Tom Hanks reprises his role as Harvard symbologist Robert Langdon in the third big-screen thriller based on author
Dan Brown's brainteasing best-sellers. Fans of the two previous installments, and The Da Vinci Code , will find much to like in this latest entry in the popular franchise, which again features convoluted twists, enigmatic clues, and a puzzling mystery with earthshaking consequences. The story begins with billionaire bioengineer Bertrand Zobrist (Ben Foster) delivering a TED-like talk on the dire consequences of overpopulation. He claims humanity must be thinned out in order for it and the planet to survive. "Humanity is the disease," he says. "Inferno is the cure." Inferno is Zobrist's plan to unleash a horrific plague that will wipe out half of the world's population. The deadly plot is set in motion, but Zobrist, who is being pursued by a threatening figure demanding the virus, commits suicide three days before it is to be carried out. Unfortunately, he left behind clues to the viral pathogen's location. Cut to Langdon, who wakes up in a Florence hospital and has no idea how he got there, or even how he got to Italy. He also has a nasty gash on his scalp and is suffering from short-term memory loss. Soon, he's in the crosshairs of an assassin and is chased by a SWAT-like team from the World Health Organization. He joins forces with Dr. Sienna Brooks (an alluring Angels & Demons Felicity Jones), the physician who was treating him, to find out why he's a target and stop Zobrist's disciples from obtaining the virus and executing the lethal scheme. From there, the pair follow a series of cryptic clues left by Zobrist that involve works of art, which leads them from Botticelli's Map of Hell to Vasari's Battle of Marciano to Dante's death mask to the Florence Baptistery to...well, you get the point. Their investigation eventually takes them to Venice and Istanbul, with killers and traitors always in hot pursuit. Ron Howard once again directs, and he adds a bit of gothic horror to the proceedings this time out. Throughout the film, Langdon is bedeviled by disturbing visions of a literal hell on Earth, with bodies on fire, grotesque figures walking around with heads twisted backwards, and rivers of fresh blood flowing through a scorched cityscape. The frightening images create an eerie, unsettling atmosphere that serves the doomsday story line well. The movie is also impeccably cast. Hanks, of course, is sturdy as always, if a bit too earnest as Langdon. But it's the supporting cast who really shine. Foster, so good in the recent , delivers another terrific turn as the genius madman who sets the story in motion; Hell or High Water Sidse Babett Knudsen is captivating as a W.H.O. executive who shares a romantic past with Langdon; and Irrfan Khan adds some much needed comic relief as the head of a clandestine security firm who isn't above ordering hits -- or, when warranted, carrying them out himself. Kudos also to Howard's frequent cinematographer Salvatore Totino for his breathtaking, on-location lensing of Florence and Venice. Sure, and the whole Dan Brown trilogy aren't nearly as fun as the Inferno Indiana Jones movies (or even the flicks), and they don't possess the high-octane energy of the National Treasure Bourne adventures. Still, if you're looking for entertaining popcorn fare on a Saturday afternoon or evening, you could do worse than this diverting actioner, regardless of how preposterous it is. If nothing else, it serves as a gorgeous travelogue of Florence and Venice, and may prompt you to book a flight to Italy as soon as you exit the theater.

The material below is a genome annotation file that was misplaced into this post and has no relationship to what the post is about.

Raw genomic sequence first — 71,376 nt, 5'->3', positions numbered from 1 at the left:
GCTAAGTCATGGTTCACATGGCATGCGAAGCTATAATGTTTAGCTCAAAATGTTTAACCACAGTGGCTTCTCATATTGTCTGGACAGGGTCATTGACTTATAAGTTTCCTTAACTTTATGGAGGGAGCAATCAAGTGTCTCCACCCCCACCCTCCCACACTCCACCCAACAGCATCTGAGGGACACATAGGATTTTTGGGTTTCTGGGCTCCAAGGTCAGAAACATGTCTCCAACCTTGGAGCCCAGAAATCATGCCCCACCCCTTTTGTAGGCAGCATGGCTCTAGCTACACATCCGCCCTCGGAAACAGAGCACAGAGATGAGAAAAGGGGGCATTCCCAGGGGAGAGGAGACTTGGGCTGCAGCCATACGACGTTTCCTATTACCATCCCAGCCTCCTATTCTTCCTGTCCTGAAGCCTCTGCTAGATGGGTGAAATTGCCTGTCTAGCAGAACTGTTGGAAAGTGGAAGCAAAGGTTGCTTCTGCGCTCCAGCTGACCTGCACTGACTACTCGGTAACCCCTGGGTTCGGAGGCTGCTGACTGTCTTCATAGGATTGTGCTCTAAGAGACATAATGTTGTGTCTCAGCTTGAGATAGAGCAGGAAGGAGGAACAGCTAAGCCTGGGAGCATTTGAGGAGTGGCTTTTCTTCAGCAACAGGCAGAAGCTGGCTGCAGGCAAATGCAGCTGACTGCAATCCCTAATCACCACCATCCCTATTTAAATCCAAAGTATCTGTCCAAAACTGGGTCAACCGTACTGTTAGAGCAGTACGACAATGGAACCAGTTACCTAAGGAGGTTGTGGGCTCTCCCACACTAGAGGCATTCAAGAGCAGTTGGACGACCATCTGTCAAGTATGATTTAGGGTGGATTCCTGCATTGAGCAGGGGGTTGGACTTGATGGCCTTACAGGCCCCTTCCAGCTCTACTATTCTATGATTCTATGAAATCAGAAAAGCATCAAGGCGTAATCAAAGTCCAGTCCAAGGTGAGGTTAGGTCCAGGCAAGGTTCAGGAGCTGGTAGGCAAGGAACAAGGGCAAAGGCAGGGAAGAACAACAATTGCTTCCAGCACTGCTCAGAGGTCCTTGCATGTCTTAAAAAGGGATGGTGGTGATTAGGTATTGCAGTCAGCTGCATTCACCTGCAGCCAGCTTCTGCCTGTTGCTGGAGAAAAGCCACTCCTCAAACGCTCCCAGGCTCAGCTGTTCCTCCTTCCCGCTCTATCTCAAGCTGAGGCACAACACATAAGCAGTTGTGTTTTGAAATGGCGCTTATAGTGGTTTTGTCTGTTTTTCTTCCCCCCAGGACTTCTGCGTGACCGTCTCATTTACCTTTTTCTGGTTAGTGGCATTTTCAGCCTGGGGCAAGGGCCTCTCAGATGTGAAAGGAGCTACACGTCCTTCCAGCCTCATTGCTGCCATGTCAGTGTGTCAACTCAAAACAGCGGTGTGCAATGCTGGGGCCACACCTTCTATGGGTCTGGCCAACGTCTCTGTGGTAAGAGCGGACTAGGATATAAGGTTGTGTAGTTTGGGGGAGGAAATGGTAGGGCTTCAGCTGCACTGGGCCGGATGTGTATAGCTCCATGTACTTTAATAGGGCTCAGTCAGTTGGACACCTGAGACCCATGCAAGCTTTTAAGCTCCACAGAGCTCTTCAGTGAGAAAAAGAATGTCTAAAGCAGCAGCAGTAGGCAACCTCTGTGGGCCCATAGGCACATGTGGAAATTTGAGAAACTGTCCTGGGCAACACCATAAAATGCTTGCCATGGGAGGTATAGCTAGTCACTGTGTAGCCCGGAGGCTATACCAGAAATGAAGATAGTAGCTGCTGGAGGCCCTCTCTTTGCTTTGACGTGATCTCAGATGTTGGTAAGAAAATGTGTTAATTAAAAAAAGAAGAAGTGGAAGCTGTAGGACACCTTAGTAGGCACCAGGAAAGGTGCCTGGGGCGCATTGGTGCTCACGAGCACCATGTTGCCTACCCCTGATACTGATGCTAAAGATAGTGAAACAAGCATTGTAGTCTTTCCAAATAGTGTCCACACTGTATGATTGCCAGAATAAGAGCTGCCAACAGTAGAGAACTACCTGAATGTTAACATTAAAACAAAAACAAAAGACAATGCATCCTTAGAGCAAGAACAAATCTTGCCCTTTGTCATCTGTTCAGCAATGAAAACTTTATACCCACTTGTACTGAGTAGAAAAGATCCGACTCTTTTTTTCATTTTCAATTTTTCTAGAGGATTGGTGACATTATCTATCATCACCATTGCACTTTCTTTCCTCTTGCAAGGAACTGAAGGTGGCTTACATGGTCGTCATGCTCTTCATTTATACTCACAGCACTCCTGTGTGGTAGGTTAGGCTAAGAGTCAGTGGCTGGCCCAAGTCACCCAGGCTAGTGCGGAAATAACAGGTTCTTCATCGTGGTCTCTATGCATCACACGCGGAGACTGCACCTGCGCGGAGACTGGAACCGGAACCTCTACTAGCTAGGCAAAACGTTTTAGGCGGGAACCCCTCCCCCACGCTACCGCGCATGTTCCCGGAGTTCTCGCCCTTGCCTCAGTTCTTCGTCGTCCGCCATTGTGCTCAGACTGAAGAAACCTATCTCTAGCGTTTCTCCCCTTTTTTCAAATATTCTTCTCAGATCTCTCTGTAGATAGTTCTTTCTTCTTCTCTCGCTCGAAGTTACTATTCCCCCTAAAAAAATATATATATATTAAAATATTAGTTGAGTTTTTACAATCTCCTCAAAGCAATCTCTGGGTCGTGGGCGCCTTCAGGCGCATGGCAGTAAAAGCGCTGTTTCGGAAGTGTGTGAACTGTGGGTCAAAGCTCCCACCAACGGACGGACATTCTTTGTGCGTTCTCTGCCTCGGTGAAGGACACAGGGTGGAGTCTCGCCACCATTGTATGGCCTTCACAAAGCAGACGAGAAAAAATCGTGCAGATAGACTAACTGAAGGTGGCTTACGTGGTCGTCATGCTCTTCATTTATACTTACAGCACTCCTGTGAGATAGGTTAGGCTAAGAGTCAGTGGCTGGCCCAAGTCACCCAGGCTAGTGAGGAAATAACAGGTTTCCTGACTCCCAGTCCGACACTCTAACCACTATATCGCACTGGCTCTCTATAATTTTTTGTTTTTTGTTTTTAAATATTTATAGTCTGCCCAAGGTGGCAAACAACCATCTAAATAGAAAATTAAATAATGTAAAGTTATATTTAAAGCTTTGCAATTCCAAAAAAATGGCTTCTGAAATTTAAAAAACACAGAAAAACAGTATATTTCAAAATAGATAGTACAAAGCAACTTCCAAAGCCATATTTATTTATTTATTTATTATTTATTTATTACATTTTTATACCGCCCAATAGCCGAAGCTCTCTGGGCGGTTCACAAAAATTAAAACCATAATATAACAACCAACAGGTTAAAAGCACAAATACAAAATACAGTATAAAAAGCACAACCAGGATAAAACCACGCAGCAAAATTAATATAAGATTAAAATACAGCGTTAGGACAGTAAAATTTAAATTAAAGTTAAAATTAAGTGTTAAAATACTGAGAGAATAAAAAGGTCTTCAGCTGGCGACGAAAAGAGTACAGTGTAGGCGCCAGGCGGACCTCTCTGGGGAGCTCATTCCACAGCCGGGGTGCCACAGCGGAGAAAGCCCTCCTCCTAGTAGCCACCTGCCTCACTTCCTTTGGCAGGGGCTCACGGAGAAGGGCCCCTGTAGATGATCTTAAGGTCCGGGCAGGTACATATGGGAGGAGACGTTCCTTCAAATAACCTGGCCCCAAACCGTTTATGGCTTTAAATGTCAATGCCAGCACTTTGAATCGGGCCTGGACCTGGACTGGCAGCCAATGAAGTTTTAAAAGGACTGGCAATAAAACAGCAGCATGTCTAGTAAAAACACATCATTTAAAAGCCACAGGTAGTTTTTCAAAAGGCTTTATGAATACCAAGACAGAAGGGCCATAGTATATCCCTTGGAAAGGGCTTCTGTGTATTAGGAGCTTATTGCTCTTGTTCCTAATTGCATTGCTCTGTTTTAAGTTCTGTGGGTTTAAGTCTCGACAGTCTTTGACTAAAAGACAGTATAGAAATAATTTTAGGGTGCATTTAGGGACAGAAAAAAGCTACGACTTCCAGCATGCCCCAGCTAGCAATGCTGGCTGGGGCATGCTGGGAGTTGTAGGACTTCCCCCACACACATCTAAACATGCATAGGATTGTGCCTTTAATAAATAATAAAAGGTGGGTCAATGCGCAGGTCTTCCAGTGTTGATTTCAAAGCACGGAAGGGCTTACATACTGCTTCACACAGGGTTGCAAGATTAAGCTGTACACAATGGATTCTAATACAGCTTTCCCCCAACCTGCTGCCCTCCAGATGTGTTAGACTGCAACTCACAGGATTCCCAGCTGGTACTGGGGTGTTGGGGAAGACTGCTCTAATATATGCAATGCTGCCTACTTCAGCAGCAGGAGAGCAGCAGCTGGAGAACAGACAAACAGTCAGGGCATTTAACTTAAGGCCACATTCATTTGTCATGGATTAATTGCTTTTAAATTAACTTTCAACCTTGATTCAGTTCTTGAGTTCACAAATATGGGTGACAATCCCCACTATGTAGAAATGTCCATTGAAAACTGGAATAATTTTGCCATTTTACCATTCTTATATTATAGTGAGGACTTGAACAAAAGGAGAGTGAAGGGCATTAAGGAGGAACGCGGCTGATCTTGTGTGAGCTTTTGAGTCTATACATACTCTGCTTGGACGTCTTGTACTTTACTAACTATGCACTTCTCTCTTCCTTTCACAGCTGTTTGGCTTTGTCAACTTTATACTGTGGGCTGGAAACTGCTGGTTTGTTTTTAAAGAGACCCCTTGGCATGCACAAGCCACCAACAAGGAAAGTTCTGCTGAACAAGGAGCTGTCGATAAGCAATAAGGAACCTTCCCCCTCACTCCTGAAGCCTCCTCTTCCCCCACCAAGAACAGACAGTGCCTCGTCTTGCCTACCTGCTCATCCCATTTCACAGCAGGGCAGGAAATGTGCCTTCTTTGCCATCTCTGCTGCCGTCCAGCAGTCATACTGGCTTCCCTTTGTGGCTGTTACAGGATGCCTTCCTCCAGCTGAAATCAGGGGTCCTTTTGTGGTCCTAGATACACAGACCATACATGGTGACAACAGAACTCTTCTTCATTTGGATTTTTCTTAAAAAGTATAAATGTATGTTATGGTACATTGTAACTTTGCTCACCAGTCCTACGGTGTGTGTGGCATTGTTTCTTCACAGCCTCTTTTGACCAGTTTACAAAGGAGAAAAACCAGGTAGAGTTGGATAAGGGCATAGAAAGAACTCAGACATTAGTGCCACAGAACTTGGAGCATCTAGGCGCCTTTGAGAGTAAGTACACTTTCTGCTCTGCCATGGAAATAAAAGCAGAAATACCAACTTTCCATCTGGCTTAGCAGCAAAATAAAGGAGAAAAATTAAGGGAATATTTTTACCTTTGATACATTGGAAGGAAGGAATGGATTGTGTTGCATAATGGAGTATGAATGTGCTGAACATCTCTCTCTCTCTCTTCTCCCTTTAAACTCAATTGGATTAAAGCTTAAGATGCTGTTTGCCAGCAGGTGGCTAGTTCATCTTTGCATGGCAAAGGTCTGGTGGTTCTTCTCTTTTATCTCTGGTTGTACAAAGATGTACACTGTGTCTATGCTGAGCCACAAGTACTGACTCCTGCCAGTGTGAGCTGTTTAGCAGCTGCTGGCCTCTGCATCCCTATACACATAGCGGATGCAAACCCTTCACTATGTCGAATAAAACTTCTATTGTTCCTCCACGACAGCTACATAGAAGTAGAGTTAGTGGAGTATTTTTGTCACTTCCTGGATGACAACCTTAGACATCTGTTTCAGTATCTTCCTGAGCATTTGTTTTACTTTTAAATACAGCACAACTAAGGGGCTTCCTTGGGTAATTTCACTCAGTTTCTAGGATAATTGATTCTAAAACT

All Movie Guide - Tim Holland